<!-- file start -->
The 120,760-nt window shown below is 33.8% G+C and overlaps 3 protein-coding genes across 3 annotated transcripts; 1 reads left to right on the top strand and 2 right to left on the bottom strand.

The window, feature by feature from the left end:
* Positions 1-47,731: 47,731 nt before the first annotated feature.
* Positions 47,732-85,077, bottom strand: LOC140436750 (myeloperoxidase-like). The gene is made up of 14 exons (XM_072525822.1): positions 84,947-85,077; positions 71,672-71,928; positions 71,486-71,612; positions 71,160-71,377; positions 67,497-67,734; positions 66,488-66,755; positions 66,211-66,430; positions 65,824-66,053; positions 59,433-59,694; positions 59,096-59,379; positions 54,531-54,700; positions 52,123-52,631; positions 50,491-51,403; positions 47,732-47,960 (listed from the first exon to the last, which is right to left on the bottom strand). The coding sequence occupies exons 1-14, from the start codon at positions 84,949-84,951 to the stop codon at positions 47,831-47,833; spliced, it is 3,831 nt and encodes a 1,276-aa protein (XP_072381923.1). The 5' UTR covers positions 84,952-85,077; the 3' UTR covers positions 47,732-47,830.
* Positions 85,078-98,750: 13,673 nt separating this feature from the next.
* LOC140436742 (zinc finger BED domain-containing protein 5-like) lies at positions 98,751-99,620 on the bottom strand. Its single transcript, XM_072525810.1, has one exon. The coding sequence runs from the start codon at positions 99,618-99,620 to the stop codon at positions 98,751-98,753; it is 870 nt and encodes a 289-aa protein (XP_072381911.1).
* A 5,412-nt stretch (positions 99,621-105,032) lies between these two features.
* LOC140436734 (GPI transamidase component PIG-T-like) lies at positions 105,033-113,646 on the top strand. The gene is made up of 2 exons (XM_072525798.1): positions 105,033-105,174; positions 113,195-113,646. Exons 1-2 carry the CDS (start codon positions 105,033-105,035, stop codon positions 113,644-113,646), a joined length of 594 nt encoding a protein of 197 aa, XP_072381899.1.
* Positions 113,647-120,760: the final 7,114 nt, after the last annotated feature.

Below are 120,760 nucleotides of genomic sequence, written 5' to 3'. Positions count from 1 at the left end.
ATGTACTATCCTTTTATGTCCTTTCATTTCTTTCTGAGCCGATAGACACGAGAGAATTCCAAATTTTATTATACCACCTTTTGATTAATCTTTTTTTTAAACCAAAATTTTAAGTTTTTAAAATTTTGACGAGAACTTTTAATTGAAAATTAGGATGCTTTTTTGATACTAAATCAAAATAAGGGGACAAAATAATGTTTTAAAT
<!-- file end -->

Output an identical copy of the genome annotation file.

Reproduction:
The 120,760-nt window shown below is 33.8% G+C and overlaps 3 protein-coding genes across 3 annotated transcripts; 1 reads left to right on the top strand and 2 right to left on the bottom strand.

The window, feature by feature from the left end:
* Positions 1-47,731: 47,731 nt before the first annotated feature.
* Positions 47,732-85,077, bottom strand: LOC140436750 (myeloperoxidase-like). The gene is made up of 14 exons (XM_072525822.1): positions 84,947-85,077; positions 71,672-71,928; positions 71,486-71,612; positions 71,160-71,377; positions 67,497-67,734; positions 66,488-66,755; positions 66,211-66,430; positions 65,824-66,053; positions 59,433-59,694; positions 59,096-59,379; positions 54,531-54,700; positions 52,123-52,631; positions 50,491-51,403; positions 47,732-47,960 (listed from the first exon to the last, which is right to left on the bottom strand). The coding sequence occupies exons 1-14, from the start codon at positions 84,949-84,951 to the stop codon at positions 47,831-47,833; spliced, it is 3,831 nt and encodes a 1,276-aa protein (XP_072381923.1). The 5' UTR covers positions 84,952-85,077; the 3' UTR covers positions 47,732-47,830.
* Positions 85,078-98,750: 13,673 nt separating this feature from the next.
* LOC140436742 (zinc finger BED domain-containing protein 5-like) lies at positions 98,751-99,620 on the bottom strand. Its single transcript, XM_072525810.1, has one exon. The coding sequence runs from the start codon at positions 99,618-99,620 to the stop codon at positions 98,751-98,753; it is 870 nt and encodes a 289-aa protein (XP_072381911.1).
* A 5,412-nt stretch (positions 99,621-105,032) lies between these two features.
* LOC140436734 (GPI transamidase component PIG-T-like) lies at positions 105,033-113,646 on the top strand. The gene is made up of 2 exons (XM_072525798.1): positions 105,033-105,174; positions 113,195-113,646. Exons 1-2 carry the CDS (start codon positions 105,033-105,035, stop codon positions 113,644-113,646), a joined length of 594 nt encoding a protein of 197 aa, XP_072381899.1.
* Positions 113,647-120,760: the final 7,114 nt, after the last annotated feature.

Below are 120,760 nucleotides of genomic sequence, written 5' to 3'. Positions count from 1 at the left end.
ATGTACTATCCTTTTATGTCCTTTCATTTCTTTCTGAGCCGATAGACACGAGAGAATTCCAAATTTTATTATACCACCTTTTGATTAATCTTTTTTTTAAACCAAAATTTTAAGTTTTTAAAATTTTGACGAGAACTTTTAATTGAAAATTAGGATGCTTTTTTGATACTAAATCAAAATAAGGGGACAAAATAATGTTTTAAAT